Cao, L., Miao, X. D., Wu, Y. P., Zhang, X. F., & Zhang, Q. (2017). Therapeutic Outcomes of Kalix II in Treating Juvenile Flexible Flatfoot. Orthopaedic Surgery, 9(1), 20-27. https://doi.org/10.1111/os.12309
Cao L, et al. Therapeutic Outcomes of Kalix II in Treating Juvenile Flexible Flatfoot. Orthop Surg. 2017;9(1):20-27. PubMed PMID: 28371501.
* Article titles in AMA citation format should be in sentence-case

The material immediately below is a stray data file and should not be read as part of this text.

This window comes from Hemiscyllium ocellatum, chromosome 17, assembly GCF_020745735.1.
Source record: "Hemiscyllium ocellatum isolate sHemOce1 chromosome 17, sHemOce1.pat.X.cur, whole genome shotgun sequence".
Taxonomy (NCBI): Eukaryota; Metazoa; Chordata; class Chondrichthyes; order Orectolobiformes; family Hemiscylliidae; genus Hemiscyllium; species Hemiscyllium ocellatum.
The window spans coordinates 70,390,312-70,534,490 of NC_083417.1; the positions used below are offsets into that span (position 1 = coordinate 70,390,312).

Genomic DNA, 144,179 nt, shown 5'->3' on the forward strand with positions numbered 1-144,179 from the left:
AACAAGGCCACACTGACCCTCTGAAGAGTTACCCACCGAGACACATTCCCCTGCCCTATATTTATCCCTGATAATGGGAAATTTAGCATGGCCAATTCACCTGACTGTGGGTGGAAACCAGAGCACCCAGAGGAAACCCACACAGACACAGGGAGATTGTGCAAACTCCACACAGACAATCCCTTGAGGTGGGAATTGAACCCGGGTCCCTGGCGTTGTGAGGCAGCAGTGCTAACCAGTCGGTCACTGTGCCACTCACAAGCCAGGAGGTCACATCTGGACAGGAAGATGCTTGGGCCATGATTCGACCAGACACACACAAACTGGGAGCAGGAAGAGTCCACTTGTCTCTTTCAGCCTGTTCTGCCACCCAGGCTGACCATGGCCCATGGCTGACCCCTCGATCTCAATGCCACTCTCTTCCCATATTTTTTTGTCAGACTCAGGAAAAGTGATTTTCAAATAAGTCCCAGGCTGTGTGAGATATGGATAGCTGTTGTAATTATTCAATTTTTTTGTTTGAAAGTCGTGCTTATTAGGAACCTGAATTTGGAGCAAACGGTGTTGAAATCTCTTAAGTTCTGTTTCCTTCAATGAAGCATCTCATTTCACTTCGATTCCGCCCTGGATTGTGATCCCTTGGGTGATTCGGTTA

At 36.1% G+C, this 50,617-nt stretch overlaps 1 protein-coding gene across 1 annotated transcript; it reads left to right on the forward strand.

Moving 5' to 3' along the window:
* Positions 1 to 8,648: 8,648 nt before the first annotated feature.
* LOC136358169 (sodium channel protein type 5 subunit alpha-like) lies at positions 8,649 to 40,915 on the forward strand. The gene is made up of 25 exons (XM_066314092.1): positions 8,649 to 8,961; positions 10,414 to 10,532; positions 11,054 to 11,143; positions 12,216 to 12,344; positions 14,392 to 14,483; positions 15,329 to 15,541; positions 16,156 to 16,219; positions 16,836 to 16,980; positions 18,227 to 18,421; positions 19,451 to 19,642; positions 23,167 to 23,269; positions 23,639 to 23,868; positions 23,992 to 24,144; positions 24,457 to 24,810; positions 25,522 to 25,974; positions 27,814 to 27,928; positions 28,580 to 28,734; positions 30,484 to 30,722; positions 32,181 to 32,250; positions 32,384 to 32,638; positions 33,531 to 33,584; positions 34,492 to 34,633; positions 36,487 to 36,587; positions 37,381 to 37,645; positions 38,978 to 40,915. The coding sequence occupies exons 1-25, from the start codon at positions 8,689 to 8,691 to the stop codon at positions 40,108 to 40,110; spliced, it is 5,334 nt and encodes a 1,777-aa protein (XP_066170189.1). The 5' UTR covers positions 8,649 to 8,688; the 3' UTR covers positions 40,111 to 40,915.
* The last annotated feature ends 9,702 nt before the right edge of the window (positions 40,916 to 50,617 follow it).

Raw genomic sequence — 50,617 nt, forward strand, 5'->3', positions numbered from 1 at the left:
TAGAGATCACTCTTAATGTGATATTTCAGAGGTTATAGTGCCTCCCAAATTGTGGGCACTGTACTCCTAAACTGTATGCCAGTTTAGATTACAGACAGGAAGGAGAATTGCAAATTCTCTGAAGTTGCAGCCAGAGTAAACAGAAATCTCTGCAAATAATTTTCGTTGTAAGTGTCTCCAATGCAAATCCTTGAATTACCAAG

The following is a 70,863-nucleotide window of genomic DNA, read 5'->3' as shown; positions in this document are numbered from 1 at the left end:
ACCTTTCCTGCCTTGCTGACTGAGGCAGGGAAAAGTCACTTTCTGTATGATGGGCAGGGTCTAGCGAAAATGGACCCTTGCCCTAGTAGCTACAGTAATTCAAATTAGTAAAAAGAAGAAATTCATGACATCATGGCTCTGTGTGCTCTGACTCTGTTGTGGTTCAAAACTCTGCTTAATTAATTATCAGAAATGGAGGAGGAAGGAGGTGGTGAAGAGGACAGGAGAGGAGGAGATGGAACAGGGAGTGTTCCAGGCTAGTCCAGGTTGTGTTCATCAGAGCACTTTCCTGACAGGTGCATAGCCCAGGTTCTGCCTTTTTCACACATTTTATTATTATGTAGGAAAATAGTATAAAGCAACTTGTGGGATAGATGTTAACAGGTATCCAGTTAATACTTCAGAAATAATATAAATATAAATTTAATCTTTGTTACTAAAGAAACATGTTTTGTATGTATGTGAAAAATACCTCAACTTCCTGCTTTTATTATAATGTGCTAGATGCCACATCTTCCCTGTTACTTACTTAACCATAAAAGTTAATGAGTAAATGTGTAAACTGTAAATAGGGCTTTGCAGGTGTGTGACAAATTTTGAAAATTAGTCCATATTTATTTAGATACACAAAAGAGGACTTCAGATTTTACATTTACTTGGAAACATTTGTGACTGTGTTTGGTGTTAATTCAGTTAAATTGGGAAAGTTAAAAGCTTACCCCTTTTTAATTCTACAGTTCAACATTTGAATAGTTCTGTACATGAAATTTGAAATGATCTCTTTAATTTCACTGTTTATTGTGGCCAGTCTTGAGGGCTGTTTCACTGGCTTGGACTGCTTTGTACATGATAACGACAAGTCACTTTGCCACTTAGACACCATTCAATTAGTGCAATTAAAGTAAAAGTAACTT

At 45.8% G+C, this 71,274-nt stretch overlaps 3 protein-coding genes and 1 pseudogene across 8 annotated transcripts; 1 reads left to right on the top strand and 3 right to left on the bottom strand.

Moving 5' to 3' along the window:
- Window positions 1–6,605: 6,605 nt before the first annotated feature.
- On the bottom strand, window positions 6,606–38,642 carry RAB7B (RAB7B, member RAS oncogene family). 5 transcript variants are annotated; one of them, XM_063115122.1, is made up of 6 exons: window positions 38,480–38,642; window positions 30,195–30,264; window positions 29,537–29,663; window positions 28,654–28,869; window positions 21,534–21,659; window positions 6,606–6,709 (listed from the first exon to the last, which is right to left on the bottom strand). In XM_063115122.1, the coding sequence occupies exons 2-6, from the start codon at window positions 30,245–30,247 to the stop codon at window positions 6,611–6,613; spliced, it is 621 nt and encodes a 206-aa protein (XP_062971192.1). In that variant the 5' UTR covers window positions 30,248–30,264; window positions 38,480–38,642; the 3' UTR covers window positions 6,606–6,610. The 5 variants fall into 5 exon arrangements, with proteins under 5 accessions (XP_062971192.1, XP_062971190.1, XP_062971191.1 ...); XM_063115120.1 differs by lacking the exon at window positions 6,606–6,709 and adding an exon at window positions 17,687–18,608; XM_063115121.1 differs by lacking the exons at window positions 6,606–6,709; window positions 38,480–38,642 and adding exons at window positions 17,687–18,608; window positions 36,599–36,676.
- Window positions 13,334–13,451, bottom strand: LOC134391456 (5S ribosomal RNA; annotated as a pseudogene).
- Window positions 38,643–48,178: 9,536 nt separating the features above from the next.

TY - JOUR T1 - Therapeutic Outcomes of Kalix II in Treating Juvenile Flexible Flatfoot. AU - Cao,Le, AU - Miao,Xu-Dong, AU - Wu,Yong-Ping, AU - Zhang,Xiang-Feng, AU - Zhang,Qiang, PY - 2016/09/02/received PY - 2016/09/20/accepted PY - 2017/4/4/entrez PY - 2017/4/4/pubmed PY - 2017/10/17/medline KW - Juvenile flexible flatfoot KW - Kalix II KW - Subtalar arthroereisis KW - Surgical treatment SP - 20 EP - 27 JF - Orthopaedic surgery JO - Orthop Surg VL - 9 IS - 1 N2 - OBJECTIVES: To evaluate the therapeutic outcomes with Kalix II subtalar arthroereisis in sinus tarsi for juvenile flexible flatfoot. METHODS: A retrospective analysis of the data of 20 juveniles with symptomatic flexible flatfoot (27 feet) who underwent the Kalix II implant procedure from January 2008 to September 2012 was performed. The pain during daily activities was assessed and followed up by use of a standard 10-point visual analog scale (VAS), and function was evaluated using the American Orthopaedic Foot and Ankle Society (AOFAS) ankle and hindfoot scoring system, and anteroposterior talar-first metatarsal angle, lateral talar-first metatarsal angle, calcaneal pitch angle, and talar declination angle at X-ray film were measured to assess the therapeutic outcomes. Patients were asked to grade the result of the procedure as excellent, good, fair, or poor at latest follow-up. The data was expressed as mean ± standard deviation (SD). A paired Student's t -test was used for comparisons of the preoperative and postoperative angular measurements for each foot, VAS scores, and AOFAS scores. In all tests, P < 0.05 was considered statistically significant. RESULTS: The mean age of the patients was 12.1 years (range, 7-16 years), and 16 left feet and 11 right feet were involved. All patients finished the follow-up with a mean period of 28.1 months (range, 23-60 months). Eleven feet were treated with subtalar arthroereisis combined with reconstruction of the end point of the posterior tibialis tendon after dissection of the accessory scaphoid. The subtalar arthroereisis device displaced in 1 foot due to a fall from the inversion position 3 months after surgery, and was replaced by a new device after the failure of conservative treatment. The mean VAS score decreased from 5.6 ± 0.5 preoperatively to 1.2 ± 0.2 (P < 0.001), and the mean AOFAS hindfoot and ankle score improved from 71.1 ± 6.1 preoperatively to 88.1 ± 6.3 (P < 0.001). Differences between preoperative and postoperative measurements for each radiographic variable were statistically significant (P < 0.001). Comparison of radiographic measurements showed that the anteroposterior talar-first metatarsal (Meary) angle decreased by a mean of 12.8° ± 1.5°, the lateral talar-first metatarsal (Meary) angle decreased by a mean of 15.4° ± 1.3°, the calcaneal pitch angle increased by a mean of -2.1° ± 0.7°, and the talar declination angle decreased by a mean of 17.9° ± 2.8°. Overall, 12 patients rated the result as excellent, 6 as good, and 2 as fair. CONCLUSION: The application of Kalix II in subtalar arthroereisis combined with dissection of accessory scaphoid and reconstruction of posterior tibialis tendon is an effective therapy for flexible juvenile flatfoot. SN - 1757-7861 UR - https://www.unboundmedicine.com/medline/citation/28371501/Therapeutic_Outcomes_of_Kalix_II_in_Treating_Juvenile_Flexible_Flatfoot_ L2 - https://doi.org/10.1111/os.12309 DB - PRIME DP - Unbound Medicine ER -